San Antonio: The San Antonio Herb Society meets at 7 p.m. on the second Thursday of each month at the San Antonio Garden Center, 3310 N. New Braunfels (corner of Funston & N. New Braunfels). For more information on programs, visit www.sanantonioherbs.org.


Angleton: The Brazoria County Master Gardeners meet at 11 a.m. on the second Friday of each month at the Brazoria County Extension Office, 21017 County Road 171, Angleton. There is a general business meeting followed by a brief educational program each month. For further information call 979-864-1558, ext.110.


College Station: The A&M Garden Club meets on the second Friday of each month during the school year at 9:30 a.m. in the training room of the College Station Waste Water Facility building at the end of North Forest Parkway, College Station. Expert speakers, plant sharing, and federated club projects help members learn about gardening in the Brazos Valley, floral design, conservation, and more. For more information, visit http://www.amgardenclub.com/.


Houston: The Spring Branch African Violet Club meets the second Saturday of each month, January through November, at 10:30am at the Copperfield Baptist Church, 8350 Highway 6 North, Houston. Call Karla at 281-748-8417 prior to attending to confirm meeting date and time.


Kilgore: Northeast Texas Organic Gardeners meets at 1:30 p.m. on the second Saturday of each month. For more information, call Carole Ramke at 903-986-9475.


Dallas: The Rainbow Garden Club of North Texas meets the second Sunday of each month at 2 p.m. Everyone is welcome. Meetings are held at member's homes and garden centers around the area. For more information, visit www.RainbowGardenClub.com.




Arlington: The Arlington Men's Garden Club meets from 7 p.m. until 9 p.m. on the third Monday of each month (except December) at the Bob Duncan Center, 2800 S. Center Street, Arlington. For more information, contact Lance Jepson at LJepson@aol.com.


Cleburne: The Johnson County Master Gardeners meet at 2 p.m. on the third Monday of each month at McGregor House, 1628 W. Henderson, Cleburne, which includes a program and a meet & greet. For more information, call Sharon Smith at 817-894-7700.


New Braunfels: The Comal Master Gardeners meet at 6 p.m. the third Monday of each month (except April and December,) at the GVTC Auditorium, 36101 FM 3159, New Braunfels. An educational program precedes the business meeting. The public is invited to attend. For additional information, call 830-620-3440 or visit http://txmg.org/comal/.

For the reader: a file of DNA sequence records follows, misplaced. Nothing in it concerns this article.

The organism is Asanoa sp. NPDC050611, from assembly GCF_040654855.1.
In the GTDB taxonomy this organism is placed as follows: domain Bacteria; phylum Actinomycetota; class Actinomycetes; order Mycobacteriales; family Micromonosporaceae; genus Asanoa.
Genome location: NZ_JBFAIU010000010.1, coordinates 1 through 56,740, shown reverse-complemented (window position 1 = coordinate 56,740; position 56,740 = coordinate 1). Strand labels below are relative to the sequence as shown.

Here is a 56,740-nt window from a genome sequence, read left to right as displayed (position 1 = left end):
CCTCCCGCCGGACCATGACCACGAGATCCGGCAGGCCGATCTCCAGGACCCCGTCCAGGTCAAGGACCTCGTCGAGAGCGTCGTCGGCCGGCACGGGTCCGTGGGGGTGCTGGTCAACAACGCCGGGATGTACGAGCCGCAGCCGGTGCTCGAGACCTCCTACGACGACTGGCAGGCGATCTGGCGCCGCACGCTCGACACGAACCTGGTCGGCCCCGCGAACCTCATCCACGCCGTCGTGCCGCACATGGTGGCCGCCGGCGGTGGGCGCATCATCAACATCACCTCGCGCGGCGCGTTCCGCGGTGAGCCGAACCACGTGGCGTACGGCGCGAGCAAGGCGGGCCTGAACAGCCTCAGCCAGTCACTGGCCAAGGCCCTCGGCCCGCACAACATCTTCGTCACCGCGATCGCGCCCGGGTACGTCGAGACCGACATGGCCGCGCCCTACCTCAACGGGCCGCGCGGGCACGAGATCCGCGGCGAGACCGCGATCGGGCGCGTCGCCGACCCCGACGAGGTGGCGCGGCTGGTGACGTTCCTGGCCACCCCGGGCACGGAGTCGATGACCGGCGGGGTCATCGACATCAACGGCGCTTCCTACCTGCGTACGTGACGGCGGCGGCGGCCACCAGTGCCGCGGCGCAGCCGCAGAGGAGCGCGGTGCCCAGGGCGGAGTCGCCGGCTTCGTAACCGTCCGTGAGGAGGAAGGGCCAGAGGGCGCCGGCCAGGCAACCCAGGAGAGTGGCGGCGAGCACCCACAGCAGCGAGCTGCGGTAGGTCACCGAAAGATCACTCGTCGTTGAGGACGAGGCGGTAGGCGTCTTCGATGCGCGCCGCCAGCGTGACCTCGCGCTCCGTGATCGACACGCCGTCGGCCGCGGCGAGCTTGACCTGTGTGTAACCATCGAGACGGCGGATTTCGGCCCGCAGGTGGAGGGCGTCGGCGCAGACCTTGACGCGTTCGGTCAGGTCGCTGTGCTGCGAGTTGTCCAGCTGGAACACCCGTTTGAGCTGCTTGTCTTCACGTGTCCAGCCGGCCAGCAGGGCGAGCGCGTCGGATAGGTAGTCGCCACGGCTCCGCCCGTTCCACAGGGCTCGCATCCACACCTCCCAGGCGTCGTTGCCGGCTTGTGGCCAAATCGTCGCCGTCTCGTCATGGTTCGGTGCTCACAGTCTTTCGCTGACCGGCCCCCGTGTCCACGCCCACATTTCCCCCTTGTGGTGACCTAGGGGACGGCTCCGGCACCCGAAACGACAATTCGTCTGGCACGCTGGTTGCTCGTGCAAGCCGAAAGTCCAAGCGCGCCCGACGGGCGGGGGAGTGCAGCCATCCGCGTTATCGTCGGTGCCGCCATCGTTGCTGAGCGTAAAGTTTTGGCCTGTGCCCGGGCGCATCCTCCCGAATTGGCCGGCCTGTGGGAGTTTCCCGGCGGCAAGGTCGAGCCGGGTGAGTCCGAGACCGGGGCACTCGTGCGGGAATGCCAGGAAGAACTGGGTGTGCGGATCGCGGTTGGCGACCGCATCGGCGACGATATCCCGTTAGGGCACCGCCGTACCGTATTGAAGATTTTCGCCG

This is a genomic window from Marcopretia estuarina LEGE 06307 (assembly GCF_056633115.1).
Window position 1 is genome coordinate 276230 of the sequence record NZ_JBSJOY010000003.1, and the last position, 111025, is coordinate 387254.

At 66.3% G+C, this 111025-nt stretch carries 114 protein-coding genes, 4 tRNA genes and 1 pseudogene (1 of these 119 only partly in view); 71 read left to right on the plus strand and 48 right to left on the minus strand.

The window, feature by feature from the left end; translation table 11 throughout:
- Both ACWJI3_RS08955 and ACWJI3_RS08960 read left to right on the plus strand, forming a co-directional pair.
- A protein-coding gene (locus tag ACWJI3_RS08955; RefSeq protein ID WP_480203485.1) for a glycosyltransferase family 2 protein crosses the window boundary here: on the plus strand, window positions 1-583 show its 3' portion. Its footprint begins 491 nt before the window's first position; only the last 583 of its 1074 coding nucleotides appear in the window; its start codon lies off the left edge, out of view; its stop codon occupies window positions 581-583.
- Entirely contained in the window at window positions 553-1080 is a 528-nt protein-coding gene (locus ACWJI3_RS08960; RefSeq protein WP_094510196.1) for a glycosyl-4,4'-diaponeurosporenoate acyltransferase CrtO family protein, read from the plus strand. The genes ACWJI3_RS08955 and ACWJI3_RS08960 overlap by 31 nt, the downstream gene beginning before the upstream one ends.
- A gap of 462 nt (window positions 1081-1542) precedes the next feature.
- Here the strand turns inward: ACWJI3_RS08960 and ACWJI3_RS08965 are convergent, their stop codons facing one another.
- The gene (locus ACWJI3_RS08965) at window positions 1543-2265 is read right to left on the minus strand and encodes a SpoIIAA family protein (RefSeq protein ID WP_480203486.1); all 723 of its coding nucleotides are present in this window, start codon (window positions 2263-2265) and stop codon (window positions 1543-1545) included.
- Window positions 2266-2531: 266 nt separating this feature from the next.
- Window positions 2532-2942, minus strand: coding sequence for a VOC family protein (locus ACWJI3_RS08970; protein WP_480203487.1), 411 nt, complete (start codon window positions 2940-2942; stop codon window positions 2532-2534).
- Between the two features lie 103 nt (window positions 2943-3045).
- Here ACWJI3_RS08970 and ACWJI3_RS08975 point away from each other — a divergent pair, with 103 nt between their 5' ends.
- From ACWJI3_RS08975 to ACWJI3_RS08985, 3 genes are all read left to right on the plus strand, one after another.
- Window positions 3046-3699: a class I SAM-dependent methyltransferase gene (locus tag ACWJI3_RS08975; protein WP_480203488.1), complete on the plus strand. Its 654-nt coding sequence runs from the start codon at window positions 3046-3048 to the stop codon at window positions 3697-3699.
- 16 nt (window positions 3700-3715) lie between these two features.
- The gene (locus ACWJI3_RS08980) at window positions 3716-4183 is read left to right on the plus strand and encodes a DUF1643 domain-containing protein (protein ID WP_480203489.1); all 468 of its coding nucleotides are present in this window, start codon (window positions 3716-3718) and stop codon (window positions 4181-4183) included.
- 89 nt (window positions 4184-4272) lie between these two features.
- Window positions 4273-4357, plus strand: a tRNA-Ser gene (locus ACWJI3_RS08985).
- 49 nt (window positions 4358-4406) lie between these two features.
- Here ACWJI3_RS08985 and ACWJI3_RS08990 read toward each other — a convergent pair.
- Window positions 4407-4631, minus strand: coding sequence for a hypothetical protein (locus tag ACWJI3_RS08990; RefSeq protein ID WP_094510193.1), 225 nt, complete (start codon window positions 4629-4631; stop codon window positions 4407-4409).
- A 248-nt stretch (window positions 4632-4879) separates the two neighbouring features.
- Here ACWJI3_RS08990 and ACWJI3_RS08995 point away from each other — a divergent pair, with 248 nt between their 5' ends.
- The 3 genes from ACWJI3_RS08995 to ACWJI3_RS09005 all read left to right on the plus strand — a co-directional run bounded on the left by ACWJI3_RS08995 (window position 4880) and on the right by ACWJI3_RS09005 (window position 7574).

Corpus Christi: The Nueces Master Gardeners meet at noon the third Tuesday of each month, except December, at Garden Senior Center, 5325 Greely Dr., Corpus Christi. An educational program precedes the business meeting. For further information call 361 767-5217.


Evant: The Evant Garden Club meets on the third Tuesday of each month at 10 a.m., usually at the bank in downtown Evant. To confirm the date, time and place of each month's meeting, call 254-471-5860.  


Rockport: Monthly meetings of the Aransas/San Patricio Master Gardeners are held at 10 a.m. on the third Tuesday of each month at Texas AgriLife Extension Service - Aransas County Office, 892 Airport Rd., Rockport. For additional information, e-mail aransas-tx@tamu.edu or call 361-790-0103.


Sugar Land: The Sugar Land Garden Club meets on the third Tuesday of each month, September through November and January through April at 10 a.m. at the Sugar Land Community Center, 226 Matlage Way, Sugar Land. The club hosts a different speaker each month. For more information, visit www.sugarlandgardenclub.org.


Denton: The Denton Organic Society, a group devoted to sharing information and educating the public regarding organic principles, meets the third Wednesday of each month (except July, August and December) at the Denton Senior Center, 509 N. Bell Avenue. Meetings are free and open to the public. Meetings begin at 7 p.m. and are preceded by a social at 6:30. For more information, call 940-382-8551.